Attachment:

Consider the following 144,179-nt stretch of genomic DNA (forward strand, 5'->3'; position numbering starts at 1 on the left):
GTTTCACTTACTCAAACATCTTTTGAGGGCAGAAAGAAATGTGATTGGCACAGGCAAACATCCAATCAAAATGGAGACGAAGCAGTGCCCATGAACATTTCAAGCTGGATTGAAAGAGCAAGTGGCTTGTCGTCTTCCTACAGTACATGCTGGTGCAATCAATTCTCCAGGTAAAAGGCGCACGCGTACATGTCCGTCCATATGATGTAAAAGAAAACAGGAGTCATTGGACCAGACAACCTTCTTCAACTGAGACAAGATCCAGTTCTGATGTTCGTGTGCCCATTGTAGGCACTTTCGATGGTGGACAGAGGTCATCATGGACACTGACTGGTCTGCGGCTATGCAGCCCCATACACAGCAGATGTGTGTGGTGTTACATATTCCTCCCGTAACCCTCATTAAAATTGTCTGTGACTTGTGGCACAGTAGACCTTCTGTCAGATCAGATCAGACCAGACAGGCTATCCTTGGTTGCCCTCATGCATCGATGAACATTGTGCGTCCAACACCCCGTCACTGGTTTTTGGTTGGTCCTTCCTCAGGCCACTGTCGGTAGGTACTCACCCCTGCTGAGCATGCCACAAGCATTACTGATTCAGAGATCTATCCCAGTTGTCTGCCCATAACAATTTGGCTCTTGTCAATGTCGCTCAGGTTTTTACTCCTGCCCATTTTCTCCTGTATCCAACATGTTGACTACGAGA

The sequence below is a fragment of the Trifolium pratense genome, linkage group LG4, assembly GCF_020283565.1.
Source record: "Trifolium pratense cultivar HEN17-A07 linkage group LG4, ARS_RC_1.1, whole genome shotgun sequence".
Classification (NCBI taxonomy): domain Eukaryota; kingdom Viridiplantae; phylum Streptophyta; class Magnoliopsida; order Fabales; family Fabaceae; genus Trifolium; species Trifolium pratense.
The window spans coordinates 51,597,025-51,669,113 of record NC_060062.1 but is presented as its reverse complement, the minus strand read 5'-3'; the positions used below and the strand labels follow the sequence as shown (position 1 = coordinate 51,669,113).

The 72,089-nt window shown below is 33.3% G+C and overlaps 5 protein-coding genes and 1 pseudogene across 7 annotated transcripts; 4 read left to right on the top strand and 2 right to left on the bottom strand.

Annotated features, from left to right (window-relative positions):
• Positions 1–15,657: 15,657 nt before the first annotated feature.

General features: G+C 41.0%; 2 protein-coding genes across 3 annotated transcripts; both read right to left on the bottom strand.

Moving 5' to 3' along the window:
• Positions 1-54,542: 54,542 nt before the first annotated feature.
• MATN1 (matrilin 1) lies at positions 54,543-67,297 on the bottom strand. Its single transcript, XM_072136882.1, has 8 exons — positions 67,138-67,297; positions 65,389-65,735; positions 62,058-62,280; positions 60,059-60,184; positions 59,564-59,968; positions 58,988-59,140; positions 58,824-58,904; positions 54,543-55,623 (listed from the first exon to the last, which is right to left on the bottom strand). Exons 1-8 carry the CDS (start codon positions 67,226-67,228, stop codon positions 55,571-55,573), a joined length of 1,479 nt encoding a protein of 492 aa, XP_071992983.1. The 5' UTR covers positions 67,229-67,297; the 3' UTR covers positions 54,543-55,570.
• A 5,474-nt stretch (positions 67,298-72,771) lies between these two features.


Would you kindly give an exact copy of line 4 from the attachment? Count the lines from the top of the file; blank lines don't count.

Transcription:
Source record: "Trifolium pratense cultivar HEN17-A07 linkage group LG4, ARS_RC_1.1, whole genome shotgun sequence".